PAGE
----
People don’t make a strong effort to care in their work. People put off work for their own sake and don’t realize how that might affect someone else. I think of it as a tear system at the top that person put off their work leaving the person below them without work having to put it off also, then the person below that doesn’t have a clue where to work went because they never received it, making them have to finish it later also. People should be completing the work on time, and not getting behind, because it causes other to get behind because of you. Another point people don’t care in is embracing the work. When you have work people to often just do it to get it done. But really more people should be thinking and learning from the work, you don’t learn anything when you rush through to get it finished. More people should put more consideration into completing tasks.
People around me don’t care in their learning. They don’t take advantage from everyday experiences. Where you can learn from your neighbor trying to tell you about the news, even though you just read about it in the Newspaper. Learn from what others have to say. Also, trying to mold yourself from new experiences. When a teacher says to do an assignment by reading the article, but you know that the answers are at the end of each paragraph. People don’t care enough to learn, so they complete the assignment to finish. I think people in this world need to embrace on learning.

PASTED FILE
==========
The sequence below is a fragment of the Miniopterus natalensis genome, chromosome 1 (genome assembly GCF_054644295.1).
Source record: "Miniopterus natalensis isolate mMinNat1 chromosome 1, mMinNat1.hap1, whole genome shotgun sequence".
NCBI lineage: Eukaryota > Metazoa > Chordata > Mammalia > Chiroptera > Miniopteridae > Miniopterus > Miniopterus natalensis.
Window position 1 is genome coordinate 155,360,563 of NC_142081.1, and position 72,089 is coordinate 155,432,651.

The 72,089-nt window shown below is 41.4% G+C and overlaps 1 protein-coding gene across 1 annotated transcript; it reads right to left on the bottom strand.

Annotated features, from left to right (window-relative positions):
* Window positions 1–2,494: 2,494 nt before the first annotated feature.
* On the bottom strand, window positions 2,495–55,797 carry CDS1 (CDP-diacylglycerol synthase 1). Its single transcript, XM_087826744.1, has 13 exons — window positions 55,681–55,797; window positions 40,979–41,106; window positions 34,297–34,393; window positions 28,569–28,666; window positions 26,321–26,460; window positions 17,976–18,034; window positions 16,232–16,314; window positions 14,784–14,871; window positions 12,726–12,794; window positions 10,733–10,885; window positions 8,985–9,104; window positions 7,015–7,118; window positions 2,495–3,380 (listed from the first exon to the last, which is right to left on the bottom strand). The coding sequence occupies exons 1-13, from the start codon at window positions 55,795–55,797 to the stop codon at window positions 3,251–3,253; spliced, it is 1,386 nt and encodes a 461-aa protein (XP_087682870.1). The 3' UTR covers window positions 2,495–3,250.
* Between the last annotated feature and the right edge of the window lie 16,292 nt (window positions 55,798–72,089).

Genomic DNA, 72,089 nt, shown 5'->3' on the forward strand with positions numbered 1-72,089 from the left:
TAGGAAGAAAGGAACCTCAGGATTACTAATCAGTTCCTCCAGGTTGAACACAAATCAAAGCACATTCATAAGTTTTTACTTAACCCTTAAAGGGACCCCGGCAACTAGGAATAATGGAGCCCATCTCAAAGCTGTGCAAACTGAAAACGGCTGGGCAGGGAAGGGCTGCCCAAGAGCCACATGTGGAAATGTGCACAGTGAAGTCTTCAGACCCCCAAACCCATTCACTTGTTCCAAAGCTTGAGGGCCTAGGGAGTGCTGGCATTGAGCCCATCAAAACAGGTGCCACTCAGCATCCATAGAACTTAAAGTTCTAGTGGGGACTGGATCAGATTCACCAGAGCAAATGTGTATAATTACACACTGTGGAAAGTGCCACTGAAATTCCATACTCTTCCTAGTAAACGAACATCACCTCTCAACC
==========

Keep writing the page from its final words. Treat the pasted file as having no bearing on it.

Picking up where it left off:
The power to care in this world will take you far. But, if you don’t care in language, work, or learning you will never grow as a person.
Victor Villanueva’s excerpt from Bootstraps was an interesting piece to read about because I could relate to his experience with language. It’s comforting to read from a great writer that they even had a struggle with writing. Villanueva was a confident writer when he was attending Community college. He was such a great writer that he would just begin to write after he thought about the writing assignment in his head. For example, “Then he’d use the completed essay to type out an outline, feeling a little guilty about having cheated in not having produced the outline first.”(p. 109) Villanueva could simply think and write and could skip the steps of processing what he was going to write on paper. But when he transferred to the University of Washington writing didn’t come so naturally. Villanueva got smart and found a very helpful resource for writing papers, “Professorial Discourse Analysis became a standard practice: go to the library; see what the course’s professor had published; try to discern a pattern to her writing; try to mimic the pattern.”(p. 112) Villanueva found that looking at the professors style of writing helped him to produce the kind of papers his professors were looking for. Villanueva had a strong desire to succeed in school and so he did, this is great motivation for me to conquer every thing that holds me back in college. If Villanueva’s bootstraps were strong enough to hold him up in college, mine will too.
Villanueva, Victor. Excerpt from Bootstraps: From an Academic of Color.Writing about Writing. 2nd ed. Boston: Bedford/St. Martin’s, 2014. 107-18. Print.